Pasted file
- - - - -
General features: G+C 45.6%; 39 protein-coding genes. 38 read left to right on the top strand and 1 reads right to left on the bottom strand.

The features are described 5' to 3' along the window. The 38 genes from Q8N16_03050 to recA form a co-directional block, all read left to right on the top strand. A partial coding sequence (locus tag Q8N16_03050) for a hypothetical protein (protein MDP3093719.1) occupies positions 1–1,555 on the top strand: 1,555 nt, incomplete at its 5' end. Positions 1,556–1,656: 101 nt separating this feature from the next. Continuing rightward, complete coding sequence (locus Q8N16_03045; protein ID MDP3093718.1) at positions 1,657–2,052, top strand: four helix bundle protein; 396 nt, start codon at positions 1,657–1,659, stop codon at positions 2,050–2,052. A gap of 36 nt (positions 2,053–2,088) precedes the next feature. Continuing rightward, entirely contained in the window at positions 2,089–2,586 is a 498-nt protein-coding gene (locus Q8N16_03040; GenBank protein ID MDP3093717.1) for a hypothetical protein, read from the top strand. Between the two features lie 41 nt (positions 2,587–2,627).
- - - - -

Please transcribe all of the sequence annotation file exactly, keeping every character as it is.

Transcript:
General features: G+C 45.6%; 39 protein-coding genes. 38 read left to right on the top strand and 1 reads right to left on the bottom strand.

The features are described 5' to 3' along the window. The 38 genes from Q8N16_03050 to recA form a co-directional block, all read left to right on the top strand. A partial coding sequence (locus tag Q8N16_03050) for a hypothetical protein (protein MDP3093719.1) occupies positions 1–1,555 on the top strand: 1,555 nt, incomplete at its 5' end. Positions 1,556–1,656: 101 nt separating this feature from the next. Continuing rightward, complete coding sequence (locus Q8N16_03045; protein ID MDP3093718.1) at positions 1,657–2,052, top strand: four helix bundle protein; 396 nt, start codon at positions 1,657–1,659, stop codon at positions 2,050–2,052. A gap of 36 nt (positions 2,053–2,088) precedes the next feature. Continuing rightward, entirely contained in the window at positions 2,089–2,586 is a 498-nt protein-coding gene (locus Q8N16_03040; GenBank protein ID MDP3093717.1) for a hypothetical protein, read from the top strand. Between the two features lie 41 nt (positions 2,587–2,627).